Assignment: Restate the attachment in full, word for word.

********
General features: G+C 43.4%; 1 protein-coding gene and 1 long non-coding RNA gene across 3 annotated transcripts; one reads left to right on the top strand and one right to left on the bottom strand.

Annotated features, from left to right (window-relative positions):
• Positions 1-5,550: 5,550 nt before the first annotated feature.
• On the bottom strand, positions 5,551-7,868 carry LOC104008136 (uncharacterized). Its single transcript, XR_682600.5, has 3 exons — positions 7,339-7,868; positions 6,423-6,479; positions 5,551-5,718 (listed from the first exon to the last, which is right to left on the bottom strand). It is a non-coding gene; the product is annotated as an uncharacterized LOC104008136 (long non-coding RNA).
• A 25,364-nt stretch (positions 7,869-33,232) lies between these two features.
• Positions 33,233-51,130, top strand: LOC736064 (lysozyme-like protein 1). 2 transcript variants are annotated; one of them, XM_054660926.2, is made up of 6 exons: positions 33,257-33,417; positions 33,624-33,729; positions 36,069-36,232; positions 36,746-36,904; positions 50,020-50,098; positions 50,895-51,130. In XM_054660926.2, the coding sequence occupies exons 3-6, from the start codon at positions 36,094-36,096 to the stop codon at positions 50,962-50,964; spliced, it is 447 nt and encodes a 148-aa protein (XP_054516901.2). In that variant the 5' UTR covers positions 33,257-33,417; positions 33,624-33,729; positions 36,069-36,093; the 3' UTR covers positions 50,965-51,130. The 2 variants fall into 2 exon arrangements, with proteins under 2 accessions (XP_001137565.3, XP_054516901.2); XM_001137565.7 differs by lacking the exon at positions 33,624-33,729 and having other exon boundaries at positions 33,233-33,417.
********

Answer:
General features: G+C 43.4%; 1 protein-coding gene and 1 long non-coding RNA gene across 3 annotated transcripts; one reads left to right on the top strand and one right to left on the bottom strand.

Annotated features, from left to right (window-relative positions):
• Positions 1-5,550: 5,550 nt before the first annotated feature.
• On the bottom strand, positions 5,551-7,868 carry LOC104008136 (uncharacterized). Its single transcript, XR_682600.5, has 3 exons — positions 7,339-7,868; positions 6,423-6,479; positions 5,551-5,718 (listed from the first exon to the last, which is right to left on the bottom strand). It is a non-coding gene; the product is annotated as an uncharacterized LOC104008136 (long non-coding RNA).
• A 25,364-nt stretch (positions 7,869-33,232) lies between these two features.
• Positions 33,233-51,130, top strand: LOC736064 (lysozyme-like protein 1). 2 transcript variants are annotated; one of them, XM_054660926.2, is made up of 6 exons: positions 33,257-33,417; positions 33,624-33,729; positions 36,069-36,232; positions 36,746-36,904; positions 50,020-50,098; positions 50,895-51,130. In XM_054660926.2, the coding sequence occupies exons 3-6, from the start codon at positions 36,094-36,096 to the stop codon at positions 50,962-50,964; spliced, it is 447 nt and encodes a 148-aa protein (XP_054516901.2). In that variant the 5' UTR covers positions 33,257-33,417; positions 33,624-33,729; positions 36,069-36,093; the 3' UTR covers positions 50,965-51,130. The 2 variants fall into 2 exon arrangements, with proteins under 2 accessions (XP_001137565.3, XP_054516901.2); XM_001137565.7 differs by lacking the exon at positions 33,624-33,729 and having other exon boundaries at positions 33,233-33,417.